Microsoft is Adapting to the New Realities of the Market by Aping Apple
Posted on June 19, 2012
Rather than just creating software for third party vendors to build their own hardware and promote the final product, Microsoft will do this themselves.
So will Microsoft become successful, like Apple, or crash and burn like Google did with its first Nexus phone?
It certainly makes sense for Microsoft to enter this market. Apple has shown it can be insanely profitable and that there are a lot of advantages from having a non-fragmented vertically-integrated solution. It means Microsoft doesn’t have to share the profit with manufacturers, and can make a decent return while servicing the consumer market.
It’s still early to determine whether the Surface tablet is actually any good. Microsoft has released a specification sheet, but that doesn’t tell us whether the interface is fast and responsive, or the hardware feels light but well made. And we certainly don’t know if the screen is anywhere near as good as the iPad’s retina display.
In an interesting approach Microsoft has decided to release two versions, an ARM based and Intel based tablet. The main difference is the software each version will run, either Windows RT for the ARM version or Windows PRO for the Intel version. It’s questionable today how good the Intel version will be, and we can expect severe compromises for battery life, performance and temperature.
In addition, Microsoft released a snazzy keyboard-cover for the Intel version only. This is a bit odd as the iPad has clearly shown that ARM-based tablets can support the use of a keyboard. Watch OEMs copying the keyboard for the ARM tablet within weeks of its release.
How does Surface impact third-parties?
A successful Surface will mark the beginning of the end for third-party PC manufacturers. Apple has changed the game and shown that it is necessary to have a large scale to support leading edge innovation. The iPad is the price it is because they know they can sell 10s of millions. That supports special manufacturing and volume purchasing. You cannot replicate those advantages buying off the shelf parts and putting them together, the Dell model. The third-party manufacturing model is dead.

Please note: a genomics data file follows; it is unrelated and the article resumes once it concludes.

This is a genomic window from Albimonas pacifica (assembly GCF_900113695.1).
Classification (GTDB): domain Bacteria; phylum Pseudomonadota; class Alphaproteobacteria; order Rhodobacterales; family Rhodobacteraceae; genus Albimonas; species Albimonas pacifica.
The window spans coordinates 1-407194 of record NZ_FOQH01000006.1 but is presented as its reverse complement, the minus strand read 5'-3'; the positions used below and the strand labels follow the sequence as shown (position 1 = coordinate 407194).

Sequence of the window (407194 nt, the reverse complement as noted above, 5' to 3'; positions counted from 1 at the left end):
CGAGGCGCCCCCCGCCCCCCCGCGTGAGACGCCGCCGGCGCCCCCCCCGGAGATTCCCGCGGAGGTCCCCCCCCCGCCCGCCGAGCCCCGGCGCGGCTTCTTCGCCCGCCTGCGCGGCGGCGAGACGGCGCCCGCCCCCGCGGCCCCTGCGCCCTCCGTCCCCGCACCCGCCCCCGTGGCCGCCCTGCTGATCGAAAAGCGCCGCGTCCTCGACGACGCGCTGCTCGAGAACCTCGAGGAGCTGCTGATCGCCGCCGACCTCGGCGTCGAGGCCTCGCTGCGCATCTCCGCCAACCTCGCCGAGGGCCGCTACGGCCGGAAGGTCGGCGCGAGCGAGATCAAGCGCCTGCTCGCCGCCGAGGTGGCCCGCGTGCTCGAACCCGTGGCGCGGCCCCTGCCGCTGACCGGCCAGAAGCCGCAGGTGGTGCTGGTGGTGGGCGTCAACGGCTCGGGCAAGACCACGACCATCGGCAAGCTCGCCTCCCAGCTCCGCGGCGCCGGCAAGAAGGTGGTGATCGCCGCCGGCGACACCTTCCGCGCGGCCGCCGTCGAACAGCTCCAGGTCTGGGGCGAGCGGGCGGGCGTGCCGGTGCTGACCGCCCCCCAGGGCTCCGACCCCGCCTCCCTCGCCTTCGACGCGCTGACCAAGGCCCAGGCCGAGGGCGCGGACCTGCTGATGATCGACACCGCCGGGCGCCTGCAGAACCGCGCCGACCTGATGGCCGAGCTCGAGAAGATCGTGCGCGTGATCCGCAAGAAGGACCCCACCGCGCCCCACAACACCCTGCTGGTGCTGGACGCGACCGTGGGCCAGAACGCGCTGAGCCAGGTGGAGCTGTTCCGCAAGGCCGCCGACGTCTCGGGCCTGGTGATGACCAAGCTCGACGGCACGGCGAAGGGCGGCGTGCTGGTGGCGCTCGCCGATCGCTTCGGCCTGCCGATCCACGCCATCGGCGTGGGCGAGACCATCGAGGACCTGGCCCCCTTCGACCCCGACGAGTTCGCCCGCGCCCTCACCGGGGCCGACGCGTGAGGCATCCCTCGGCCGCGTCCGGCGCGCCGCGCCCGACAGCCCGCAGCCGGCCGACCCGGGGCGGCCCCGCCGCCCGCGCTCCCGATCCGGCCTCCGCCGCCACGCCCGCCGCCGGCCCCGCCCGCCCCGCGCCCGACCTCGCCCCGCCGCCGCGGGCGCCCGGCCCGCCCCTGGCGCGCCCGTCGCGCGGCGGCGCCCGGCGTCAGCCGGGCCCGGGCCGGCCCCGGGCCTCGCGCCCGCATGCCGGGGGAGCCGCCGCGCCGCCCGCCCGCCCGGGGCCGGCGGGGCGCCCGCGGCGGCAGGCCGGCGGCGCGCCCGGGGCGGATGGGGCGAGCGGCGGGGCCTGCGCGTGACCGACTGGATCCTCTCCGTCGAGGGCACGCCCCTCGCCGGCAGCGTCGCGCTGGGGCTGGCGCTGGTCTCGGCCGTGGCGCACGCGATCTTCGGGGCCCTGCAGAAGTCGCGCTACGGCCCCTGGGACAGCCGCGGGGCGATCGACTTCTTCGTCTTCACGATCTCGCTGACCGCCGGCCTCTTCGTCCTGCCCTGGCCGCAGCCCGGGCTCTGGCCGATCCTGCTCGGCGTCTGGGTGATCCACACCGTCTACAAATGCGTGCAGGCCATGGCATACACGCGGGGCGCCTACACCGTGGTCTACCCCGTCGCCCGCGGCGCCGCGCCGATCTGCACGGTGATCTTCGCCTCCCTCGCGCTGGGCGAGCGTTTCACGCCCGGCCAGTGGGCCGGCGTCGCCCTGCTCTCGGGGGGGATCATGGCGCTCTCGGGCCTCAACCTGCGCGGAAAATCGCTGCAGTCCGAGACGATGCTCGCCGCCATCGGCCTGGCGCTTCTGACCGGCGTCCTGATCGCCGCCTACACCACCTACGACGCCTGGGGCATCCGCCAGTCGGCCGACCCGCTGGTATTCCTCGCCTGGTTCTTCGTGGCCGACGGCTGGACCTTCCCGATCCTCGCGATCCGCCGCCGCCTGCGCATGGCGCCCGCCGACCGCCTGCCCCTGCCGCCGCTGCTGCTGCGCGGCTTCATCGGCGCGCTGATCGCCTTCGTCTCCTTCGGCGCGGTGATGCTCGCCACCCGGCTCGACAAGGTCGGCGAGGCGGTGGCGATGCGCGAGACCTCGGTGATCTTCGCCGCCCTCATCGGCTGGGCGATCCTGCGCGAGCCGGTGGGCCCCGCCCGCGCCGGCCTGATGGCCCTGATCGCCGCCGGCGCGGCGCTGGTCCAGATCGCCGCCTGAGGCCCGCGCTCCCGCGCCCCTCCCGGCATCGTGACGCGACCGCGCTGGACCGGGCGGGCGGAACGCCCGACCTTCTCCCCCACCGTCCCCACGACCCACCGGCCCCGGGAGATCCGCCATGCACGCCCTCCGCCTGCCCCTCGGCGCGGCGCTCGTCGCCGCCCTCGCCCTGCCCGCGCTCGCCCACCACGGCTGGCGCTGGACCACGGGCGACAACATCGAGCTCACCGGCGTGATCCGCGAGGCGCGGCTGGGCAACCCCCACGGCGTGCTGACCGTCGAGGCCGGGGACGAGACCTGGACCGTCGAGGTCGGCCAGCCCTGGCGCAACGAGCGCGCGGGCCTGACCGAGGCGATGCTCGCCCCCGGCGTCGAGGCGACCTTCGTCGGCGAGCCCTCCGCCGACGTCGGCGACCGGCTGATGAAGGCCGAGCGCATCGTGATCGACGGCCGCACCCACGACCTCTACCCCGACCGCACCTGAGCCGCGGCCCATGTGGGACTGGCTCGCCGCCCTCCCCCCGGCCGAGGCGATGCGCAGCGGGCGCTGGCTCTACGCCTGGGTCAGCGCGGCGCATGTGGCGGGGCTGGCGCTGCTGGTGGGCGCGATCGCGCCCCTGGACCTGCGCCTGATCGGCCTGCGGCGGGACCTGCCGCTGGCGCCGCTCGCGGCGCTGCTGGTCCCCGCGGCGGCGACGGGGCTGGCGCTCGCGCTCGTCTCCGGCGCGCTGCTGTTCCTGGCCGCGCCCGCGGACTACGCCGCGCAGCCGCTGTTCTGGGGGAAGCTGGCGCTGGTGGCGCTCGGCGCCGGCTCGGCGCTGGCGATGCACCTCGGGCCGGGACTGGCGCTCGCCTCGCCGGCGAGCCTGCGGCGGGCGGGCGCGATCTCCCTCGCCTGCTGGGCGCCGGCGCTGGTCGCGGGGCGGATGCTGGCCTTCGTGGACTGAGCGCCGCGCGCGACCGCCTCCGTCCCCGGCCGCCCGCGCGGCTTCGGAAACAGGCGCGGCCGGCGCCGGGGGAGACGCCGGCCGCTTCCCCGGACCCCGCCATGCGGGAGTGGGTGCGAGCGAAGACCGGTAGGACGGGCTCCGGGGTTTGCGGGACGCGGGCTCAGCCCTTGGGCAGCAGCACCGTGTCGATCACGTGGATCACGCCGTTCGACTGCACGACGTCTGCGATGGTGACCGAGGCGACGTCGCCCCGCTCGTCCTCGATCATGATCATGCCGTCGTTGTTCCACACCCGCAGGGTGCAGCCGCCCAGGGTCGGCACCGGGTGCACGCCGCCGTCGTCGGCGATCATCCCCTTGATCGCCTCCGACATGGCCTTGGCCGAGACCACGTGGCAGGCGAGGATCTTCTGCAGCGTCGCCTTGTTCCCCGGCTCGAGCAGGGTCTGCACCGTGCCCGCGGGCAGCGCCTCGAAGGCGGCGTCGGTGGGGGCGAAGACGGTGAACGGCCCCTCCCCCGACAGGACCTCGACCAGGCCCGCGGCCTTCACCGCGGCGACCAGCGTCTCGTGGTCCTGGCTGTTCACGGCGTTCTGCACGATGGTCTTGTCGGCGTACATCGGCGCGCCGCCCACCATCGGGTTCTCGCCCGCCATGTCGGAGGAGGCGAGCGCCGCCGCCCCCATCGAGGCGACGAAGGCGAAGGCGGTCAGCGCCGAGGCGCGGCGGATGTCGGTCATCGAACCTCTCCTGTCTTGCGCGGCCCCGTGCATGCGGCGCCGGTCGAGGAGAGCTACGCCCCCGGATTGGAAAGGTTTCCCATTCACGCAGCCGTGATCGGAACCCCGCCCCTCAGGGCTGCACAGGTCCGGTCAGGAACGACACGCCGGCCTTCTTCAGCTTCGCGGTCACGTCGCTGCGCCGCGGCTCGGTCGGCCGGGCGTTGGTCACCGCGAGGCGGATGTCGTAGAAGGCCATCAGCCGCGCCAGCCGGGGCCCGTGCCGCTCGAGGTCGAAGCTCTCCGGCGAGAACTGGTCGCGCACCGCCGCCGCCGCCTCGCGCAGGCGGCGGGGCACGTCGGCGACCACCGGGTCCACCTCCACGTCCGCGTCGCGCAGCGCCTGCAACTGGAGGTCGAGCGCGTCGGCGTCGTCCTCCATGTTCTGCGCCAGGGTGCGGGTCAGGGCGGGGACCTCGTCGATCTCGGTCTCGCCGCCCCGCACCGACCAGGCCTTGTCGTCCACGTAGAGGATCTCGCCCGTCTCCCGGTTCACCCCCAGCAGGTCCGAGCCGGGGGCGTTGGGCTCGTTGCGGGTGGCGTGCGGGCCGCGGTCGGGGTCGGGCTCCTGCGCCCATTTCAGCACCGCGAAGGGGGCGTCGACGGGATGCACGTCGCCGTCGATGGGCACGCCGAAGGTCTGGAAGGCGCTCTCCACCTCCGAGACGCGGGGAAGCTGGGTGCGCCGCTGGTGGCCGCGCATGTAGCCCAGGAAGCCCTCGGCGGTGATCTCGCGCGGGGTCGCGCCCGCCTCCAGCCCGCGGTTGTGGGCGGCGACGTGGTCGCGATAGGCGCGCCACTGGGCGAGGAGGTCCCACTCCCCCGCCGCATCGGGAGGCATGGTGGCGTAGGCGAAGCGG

In addition, Microsoft need’t fear competition from their old partners. After all, making an OS is hard, very hard, and the partners have little choice but to use Windows. There is no volume market for Linux on the desktop. So existing partners will be relegated to selling niche devices, like Panasonic has carved out in the [Toughbook](http://www.panasonic.com/business/toughbook/laptop-computers.asp “Tough computers and tablets from Panasonic) market.
If Surface is successful, I wouldn’t be surprised to see Microsoft making their own MacBook Air clones in 3 years time. This also paves the way for Microsoft to pick-up Nokia for a song in the next six months before its share price starts increasing again.
Will the Surface be Successful?
I firmly believe that the Surface will be the premiere tablet on the Windows ecosystem. The big question is how big will that ecosystem be?
Given the hold Microsoft has on the enterprise desktop, it clearly could be rather big! The future is all about ecosystems and Microsoft has a huge existing one to leverage to have its new products bought.
The release of Windows 8 should start that process and we can expect to see IT managers buying Windows tablets from next year. That volume alone should be enough for Surface to be at least moderately successful.
Will it become the tablet of choice for consumers over and above the iPad? That’s clearly unlikely. Apple’s rate of innovation remains higher than Microsoft’s, their interface is simpler and the whole ecosystem is more tightly combined.
Yet, we’re moving towards a future with three or four highly competitive behemoths offering us services, and we’ll have to choose which ecosystem we want to be part of: Apple’s, Microsoft’s, Google’s or Samsung’s.
Who will you choose?